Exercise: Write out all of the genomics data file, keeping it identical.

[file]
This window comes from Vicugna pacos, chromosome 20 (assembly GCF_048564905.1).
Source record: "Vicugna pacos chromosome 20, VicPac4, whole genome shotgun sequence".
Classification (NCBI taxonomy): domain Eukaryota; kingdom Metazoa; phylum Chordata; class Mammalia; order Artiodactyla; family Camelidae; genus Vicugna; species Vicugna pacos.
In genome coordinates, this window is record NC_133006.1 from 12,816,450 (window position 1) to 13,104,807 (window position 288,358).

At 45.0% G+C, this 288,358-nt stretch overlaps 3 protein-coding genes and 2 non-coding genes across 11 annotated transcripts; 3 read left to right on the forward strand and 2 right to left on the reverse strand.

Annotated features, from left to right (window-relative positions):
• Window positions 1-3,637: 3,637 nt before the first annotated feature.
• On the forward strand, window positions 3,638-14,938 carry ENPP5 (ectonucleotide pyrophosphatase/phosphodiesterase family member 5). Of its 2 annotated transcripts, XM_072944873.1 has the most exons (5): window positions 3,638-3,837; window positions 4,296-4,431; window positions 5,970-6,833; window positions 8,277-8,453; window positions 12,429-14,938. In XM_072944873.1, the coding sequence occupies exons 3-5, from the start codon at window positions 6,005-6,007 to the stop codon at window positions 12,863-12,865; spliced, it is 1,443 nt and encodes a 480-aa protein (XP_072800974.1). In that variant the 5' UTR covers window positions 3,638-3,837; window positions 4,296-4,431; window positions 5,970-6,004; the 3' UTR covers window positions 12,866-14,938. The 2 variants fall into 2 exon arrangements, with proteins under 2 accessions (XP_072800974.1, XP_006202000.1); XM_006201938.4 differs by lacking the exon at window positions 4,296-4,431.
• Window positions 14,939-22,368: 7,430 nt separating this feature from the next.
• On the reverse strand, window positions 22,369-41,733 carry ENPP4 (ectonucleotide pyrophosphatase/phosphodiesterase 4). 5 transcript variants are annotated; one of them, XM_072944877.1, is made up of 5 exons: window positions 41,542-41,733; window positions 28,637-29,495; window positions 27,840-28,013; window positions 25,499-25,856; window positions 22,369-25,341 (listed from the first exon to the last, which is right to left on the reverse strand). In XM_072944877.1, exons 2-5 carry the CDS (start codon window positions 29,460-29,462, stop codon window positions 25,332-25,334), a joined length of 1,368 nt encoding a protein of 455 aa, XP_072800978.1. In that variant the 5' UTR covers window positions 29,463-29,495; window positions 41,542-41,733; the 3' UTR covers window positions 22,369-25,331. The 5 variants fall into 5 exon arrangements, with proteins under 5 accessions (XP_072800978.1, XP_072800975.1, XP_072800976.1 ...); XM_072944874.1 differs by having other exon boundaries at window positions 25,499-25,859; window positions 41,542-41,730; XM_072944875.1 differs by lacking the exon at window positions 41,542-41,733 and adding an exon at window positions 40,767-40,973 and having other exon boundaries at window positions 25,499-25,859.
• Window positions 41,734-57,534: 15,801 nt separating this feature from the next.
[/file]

This window comes from Vicugna pacos, chromosome 20 (assembly GCF_048564905.1).
Source record: "Vicugna pacos chromosome 20, VicPac4, whole genome shotgun sequence".
Classification (NCBI taxonomy): domain Eukaryota; kingdom Metazoa; phylum Chordata; class Mammalia; order Artiodactyla; family Camelidae; genus Vicugna; species Vicugna pacos.
In genome coordinates, this window is record NC_133006.1 from 12,816,450 (window position 1) to 13,104,807 (window position 288,358).

At 45.0% G+C, this 288,358-nt stretch overlaps 3 protein-coding genes and 2 non-coding genes across 11 annotated transcripts; 3 read left to right on the forward strand and 2 right to left on the reverse strand.

Annotated features, from left to right (window-relative positions):
• Window positions 1-3,637: 3,637 nt before the first annotated feature.
• On the forward strand, window positions 3,638-14,938 carry ENPP5 (ectonucleotide pyrophosphatase/phosphodiesterase family member 5). Of its 2 annotated transcripts, XM_072944873.1 has the most exons (5): window positions 3,638-3,837; window positions 4,296-4,431; window positions 5,970-6,833; window positions 8,277-8,453; window positions 12,429-14,938. In XM_072944873.1, the coding sequence occupies exons 3-5, from the start codon at window positions 6,005-6,007 to the stop codon at window positions 12,863-12,865; spliced, it is 1,443 nt and encodes a 480-aa protein (XP_072800974.1). In that variant the 5' UTR covers window positions 3,638-3,837; window positions 4,296-4,431; window positions 5,970-6,004; the 3' UTR covers window positions 12,866-14,938. The 2 variants fall into 2 exon arrangements, with proteins under 2 accessions (XP_072800974.1, XP_006202000.1); XM_006201938.4 differs by lacking the exon at window positions 4,296-4,431.
• Window positions 14,939-22,368: 7,430 nt separating this feature from the next.
• On the reverse strand, window positions 22,369-41,733 carry ENPP4 (ectonucleotide pyrophosphatase/phosphodiesterase 4). 5 transcript variants are annotated; one of them, XM_072944877.1, is made up of 5 exons: window positions 41,542-41,733; window positions 28,637-29,495; window positions 27,840-28,013; window positions 25,499-25,856; window positions 22,369-25,341 (listed from the first exon to the last, which is right to left on the reverse strand). In XM_072944877.1, exons 2-5 carry the CDS (start codon window positions 29,460-29,462, stop codon window positions 25,332-25,334), a joined length of 1,368 nt encoding a protein of 455 aa, XP_072800978.1. In that variant the 5' UTR covers window positions 29,463-29,495; window positions 41,542-41,733; the 3' UTR covers window positions 22,369-25,331. The 5 variants fall into 5 exon arrangements, with proteins under 5 accessions (XP_072800978.1, XP_072800975.1, XP_072800976.1 ...); XM_072944874.1 differs by having other exon boundaries at window positions 25,499-25,859; window positions 41,542-41,730; XM_072944875.1 differs by lacking the exon at window positions 41,542-41,733 and adding an exon at window positions 40,767-40,973 and having other exon boundaries at window positions 25,499-25,859.
• Window positions 41,734-57,534: 15,801 nt separating this feature from the next.